A study by Sri Lankan researchers suggested that glyphosate herbicides may contribute to the epidemic of chronic kidney disease in farmworkers exposed to it. No epidemiological study can tie causality to a single substance for certain, since we are all exposed to many different chemicals. However, a causative link is indicated by the findings of a controlled animal laboratory study. This study found damage to the liver and pituitary gland, as well as hormonal disruption, in rats fed tiny amounts of Roundup in their drinking water. The dose of Roundup was half the level permitted in drinking water in Europe. These effects raise questions about the ability of glyphosate herbicides to cause organ damage and hormonal disruption in humans exposed over the long term.
A study by Sri Lankan researchers investigated the high incidence of chronic kidney failure in farmworkers exposed to glyphosate herbicides in areas where hard water was consumed. The authors hypothesized that glyphosate herbicide combines with metals in hard water and arsenic present in rice and other foods to form toxic compounds which are transported into the body and end up in the kidney, contributing to chronic kidney disease.1
The “Glyphosate Facts” website, run by the pesticide industry, dismissed the study on the grounds that tying the disease to a single cause is not possible and it is likely that many factors are involved. This is correct in that the science of epidemiology in general can never tie a specific disease to a single cause with certainty, since people are exposed to a multitude of toxins, any or none of which could be responsible for their disease. All that epidemiological studies can do is to point to associations. Definite cause and effect relationships can only be established through controlled laboratory studies on animals. The authors of the study themselves argue that the cause of the chronic kidney failure epidemic was likely to involve many factors. However, these facts do not let glyphosate off the hook. The authors of the study argue that glyphosate could be a key factor.
Animal study suggests glyphosate herbicides can cause kidney toxicity
While the industry authors of “Glyphosate Facts” claimed there are no “animal studies suggesting that exposures to glyphosate-based products are associated with kidney disorders”, this is untrue.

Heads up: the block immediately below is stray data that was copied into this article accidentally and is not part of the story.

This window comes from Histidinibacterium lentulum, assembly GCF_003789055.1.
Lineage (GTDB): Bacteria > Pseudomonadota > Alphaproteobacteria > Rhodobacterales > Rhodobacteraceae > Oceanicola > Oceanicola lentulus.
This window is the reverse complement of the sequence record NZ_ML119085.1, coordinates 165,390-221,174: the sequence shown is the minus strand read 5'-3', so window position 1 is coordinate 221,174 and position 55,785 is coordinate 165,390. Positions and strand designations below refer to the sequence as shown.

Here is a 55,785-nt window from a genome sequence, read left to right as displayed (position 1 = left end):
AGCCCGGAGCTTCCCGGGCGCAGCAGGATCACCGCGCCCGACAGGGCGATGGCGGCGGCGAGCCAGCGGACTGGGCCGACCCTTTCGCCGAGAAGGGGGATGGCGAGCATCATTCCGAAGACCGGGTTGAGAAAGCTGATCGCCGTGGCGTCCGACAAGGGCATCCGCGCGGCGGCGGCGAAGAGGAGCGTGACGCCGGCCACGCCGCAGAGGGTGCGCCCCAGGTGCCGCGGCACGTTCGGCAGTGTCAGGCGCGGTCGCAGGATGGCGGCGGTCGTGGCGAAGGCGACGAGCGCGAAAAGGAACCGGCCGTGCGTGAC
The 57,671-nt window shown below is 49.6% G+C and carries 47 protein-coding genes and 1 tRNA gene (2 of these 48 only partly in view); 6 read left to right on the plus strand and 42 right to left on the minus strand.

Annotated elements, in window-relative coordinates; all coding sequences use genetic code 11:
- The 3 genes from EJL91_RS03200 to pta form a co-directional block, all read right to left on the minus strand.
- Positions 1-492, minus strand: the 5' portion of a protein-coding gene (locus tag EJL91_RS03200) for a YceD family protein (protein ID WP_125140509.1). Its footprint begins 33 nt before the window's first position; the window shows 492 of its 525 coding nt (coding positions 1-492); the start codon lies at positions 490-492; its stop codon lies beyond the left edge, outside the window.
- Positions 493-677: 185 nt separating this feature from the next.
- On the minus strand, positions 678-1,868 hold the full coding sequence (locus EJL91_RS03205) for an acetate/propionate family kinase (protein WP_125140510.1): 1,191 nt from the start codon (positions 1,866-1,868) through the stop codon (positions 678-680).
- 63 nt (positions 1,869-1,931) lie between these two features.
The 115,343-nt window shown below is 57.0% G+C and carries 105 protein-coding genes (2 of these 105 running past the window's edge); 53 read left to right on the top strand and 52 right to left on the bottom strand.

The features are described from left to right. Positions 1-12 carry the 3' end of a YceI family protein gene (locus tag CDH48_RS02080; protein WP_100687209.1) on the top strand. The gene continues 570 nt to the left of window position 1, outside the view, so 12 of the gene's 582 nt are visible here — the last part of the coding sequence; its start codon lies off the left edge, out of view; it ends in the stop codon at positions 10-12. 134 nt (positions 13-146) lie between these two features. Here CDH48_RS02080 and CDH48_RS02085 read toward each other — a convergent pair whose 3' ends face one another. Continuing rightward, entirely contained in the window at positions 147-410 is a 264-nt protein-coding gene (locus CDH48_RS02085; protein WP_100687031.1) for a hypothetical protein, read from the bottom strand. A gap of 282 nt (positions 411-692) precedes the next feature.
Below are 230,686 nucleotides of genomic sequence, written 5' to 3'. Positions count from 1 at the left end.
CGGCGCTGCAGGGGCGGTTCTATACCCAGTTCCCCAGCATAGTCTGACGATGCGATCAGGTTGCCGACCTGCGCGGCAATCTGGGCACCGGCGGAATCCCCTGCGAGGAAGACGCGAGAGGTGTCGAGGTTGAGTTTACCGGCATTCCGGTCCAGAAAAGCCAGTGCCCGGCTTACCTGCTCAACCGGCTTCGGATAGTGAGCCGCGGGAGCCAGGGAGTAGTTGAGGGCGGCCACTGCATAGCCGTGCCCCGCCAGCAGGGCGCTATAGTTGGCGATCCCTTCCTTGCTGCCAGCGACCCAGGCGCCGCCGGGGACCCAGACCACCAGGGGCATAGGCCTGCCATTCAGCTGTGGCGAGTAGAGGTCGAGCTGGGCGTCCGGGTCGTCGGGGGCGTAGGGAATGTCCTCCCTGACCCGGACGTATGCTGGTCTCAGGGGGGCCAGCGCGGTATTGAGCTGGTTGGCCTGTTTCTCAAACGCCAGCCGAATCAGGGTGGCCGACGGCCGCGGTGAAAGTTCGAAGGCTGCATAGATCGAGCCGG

A chronic toxicity study led by Prof Gilles-Eric Séralini found that extremely low levels of Roundup, below the level of glyphosate allowed in drinking water in Europe, caused severe damage to the kidney, liver, and pituitary gland, as well as hormonal disturbances in rats fed over the long-term period of two years. Unexpected additional observations were increased incidence of large tumours and premature death in treated rats. The tumours and mortality observations need to be tested in larger scale studies with larger groups of rats.2
This study was the most thorough in-depth long-term study ever performed on a complete herbicide formulation and the GM crop engineered to tolerate it. Nonetheless it came under heavy criticism from dishonest critics, who attacked it as a flawed carcinogenicity study, rather than what it really was – a well designed and conducted chronic toxicity study.
In fact the study had a far more rigorous design than the short 90-day Monsanto rat feeding study that concluded GM NK603 was safe and that led regulators to approve it for food and feed use.3 No long-term safety studies have ever been conducted by industry on the complete formulation Roundup; the studies that were conducted were on glyphosate alone. Thus neither industry nor regulators have any contradictory data with which to challenge the findings of Séralini’s team.
For detailed examinations of the Séralini study, see:
For a peer-reviewed critique of the European Food Safety Authority’s rejection of the Séralini study and a comparison of the study with other rat feeding studies, which did not come under similar criticism, see Meyer and Hilbeck (2013).5
- Jayasumana C, Gunatilake S, Senanayake P. Glyphosate, hard water and nephrotoxic metals: Are they the culprits behind the epidemic of chronic kidney disease of unknown etiology in Sri Lanka? Int. J. Environ. Res. Public. Health 2014;11(2):2125-2147. doi:10.3390/ijerph110202125.
- Séralini G-E, Clair E, Mesnage R, et al. Republished study: long-term toxicity of a Roundup herbicide and a Roundup-tolerant genetically modified maize. Environ. Sci. Eur. 2014;26(1):14. doi:10.1186/s12302-014-0014-5.
- Hammond B, Dudek R, Lemen J, Nemeth M. Results of a 13 week safety assurance study with rats fed grain from glyphosate tolerant corn. Food Chem Toxicol 2004;42:1003-14. doi:10.1016/j.fct.2004.02.013.
- Fagan J, Antoniou M, Robinson C. GMO Myths and Truths: An Evidence-Based Examination of the Claims Made for the Safety and Efficacy of Genetically Modified Crops and Foods. London, UK: Earth Open Source; 2014:102–121. Available at: http://www.earthopensource.org/index.php/reports/gmo-myths-and-truths.
- Meyer H, Hilbeck A. Rat feeding studies with genetically modified maize – a comparative evaluation of applied methods and risk assessment standards. Environ. Sci. Eur. 2013;25(33). Available at: http://www.enveurope.com/content/pdf/2190-4715-25-33.pdf.